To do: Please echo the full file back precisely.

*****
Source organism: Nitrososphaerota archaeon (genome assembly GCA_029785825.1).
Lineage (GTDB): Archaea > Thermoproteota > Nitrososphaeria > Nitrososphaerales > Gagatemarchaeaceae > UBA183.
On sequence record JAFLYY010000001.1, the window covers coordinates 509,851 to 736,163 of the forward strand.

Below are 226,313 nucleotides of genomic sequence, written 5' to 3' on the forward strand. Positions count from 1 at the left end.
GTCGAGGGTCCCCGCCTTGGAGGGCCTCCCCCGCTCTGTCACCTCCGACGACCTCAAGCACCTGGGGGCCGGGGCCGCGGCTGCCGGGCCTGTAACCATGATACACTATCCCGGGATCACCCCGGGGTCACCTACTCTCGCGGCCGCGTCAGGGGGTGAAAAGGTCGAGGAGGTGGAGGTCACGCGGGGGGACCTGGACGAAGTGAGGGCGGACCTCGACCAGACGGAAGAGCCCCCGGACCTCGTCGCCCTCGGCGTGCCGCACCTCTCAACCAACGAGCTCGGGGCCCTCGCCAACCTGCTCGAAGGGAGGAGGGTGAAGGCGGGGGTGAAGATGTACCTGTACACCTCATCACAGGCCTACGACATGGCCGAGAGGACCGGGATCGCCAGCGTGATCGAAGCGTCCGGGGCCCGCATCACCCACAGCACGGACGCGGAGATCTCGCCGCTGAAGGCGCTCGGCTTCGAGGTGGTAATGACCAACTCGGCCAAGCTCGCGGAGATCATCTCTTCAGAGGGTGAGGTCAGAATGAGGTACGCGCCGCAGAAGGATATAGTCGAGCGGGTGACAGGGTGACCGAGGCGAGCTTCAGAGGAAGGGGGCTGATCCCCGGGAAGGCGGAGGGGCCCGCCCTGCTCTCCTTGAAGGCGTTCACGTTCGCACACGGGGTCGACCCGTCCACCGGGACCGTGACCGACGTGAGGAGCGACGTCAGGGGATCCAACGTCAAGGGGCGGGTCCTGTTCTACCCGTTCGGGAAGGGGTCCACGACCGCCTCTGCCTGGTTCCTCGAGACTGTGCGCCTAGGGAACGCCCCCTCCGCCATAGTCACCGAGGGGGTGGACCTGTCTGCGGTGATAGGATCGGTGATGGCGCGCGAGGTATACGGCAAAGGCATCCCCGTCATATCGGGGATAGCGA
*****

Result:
Source organism: Nitrososphaerota archaeon (genome assembly GCA_029785825.1).
Lineage (GTDB): Archaea > Thermoproteota > Nitrososphaeria > Nitrososphaerales > Gagatemarchaeaceae > UBA183.
On sequence record JAFLYY010000001.1, the window covers coordinates 509,851 to 736,163 of the forward strand.

Below are 226,313 nucleotides of genomic sequence, written 5' to 3' on the forward strand. Positions count from 1 at the left end.
GTCGAGGGTCCCCGCCTTGGAGGGCCTCCCCCGCTCTGTCACCTCCGACGACCTCAAGCACCTGGGGGCCGGGGCCGCGGCTGCCGGGCCTGTAACCATGATACACTATCCCGGGATCACCCCGGGGTCACCTACTCTCGCGGCCGCGTCAGGGGGTGAAAAGGTCGAGGAGGTGGAGGTCACGCGGGGGGACCTGGACGAAGTGAGGGCGGACCTCGACCAGACGGAAGAGCCCCCGGACCTCGTCGCCCTCGGCGTGCCGCACCTCTCAACCAACGAGCTCGGGGCCCTCGCCAACCTGCTCGAAGGGAGGAGGGTGAAGGCGGGGGTGAAGATGTACCTGTACACCTCATCACAGGCCTACGACATGGCCGAGAGGACCGGGATCGCCAGCGTGATCGAAGCGTCCGGGGCCCGCATCACCCACAGCACGGACGCGGAGATCTCGCCGCTGAAGGCGCTCGGCTTCGAGGTGGTAATGACCAACTCGGCCAAGCTCGCGGAGATCATCTCTTCAGAGGGTGAGGTCAGAATGAGGTACGCGCCGCAGAAGGATATAGTCGAGCGGGTGACAGGGTGACCGAGGCGAGCTTCAGAGGAAGGGGGCTGATCCCCGGGAAGGCGGAGGGGCCCGCCCTGCTCTCCTTGAAGGCGTTCACGTTCGCACACGGGGTCGACCCGTCCACCGGGACCGTGACCGACGTGAGGAGCGACGTCAGGGGATCCAACGTCAAGGGGCGGGTCCTGTTCTACCCGTTCGGGAAGGGGTCCACGACCGCCTCTGCCTGGTTCCTCGAGACTGTGCGCCTAGGGAACGCCCCCTCCGCCATAGTCACCGAGGGGGTGGACCTGTCTGCGGTGATAGGATCGGTGATGGCGCGCGAGGTATACGGCAAAGGCATCCCCGTCATATCGGGGATAGCGA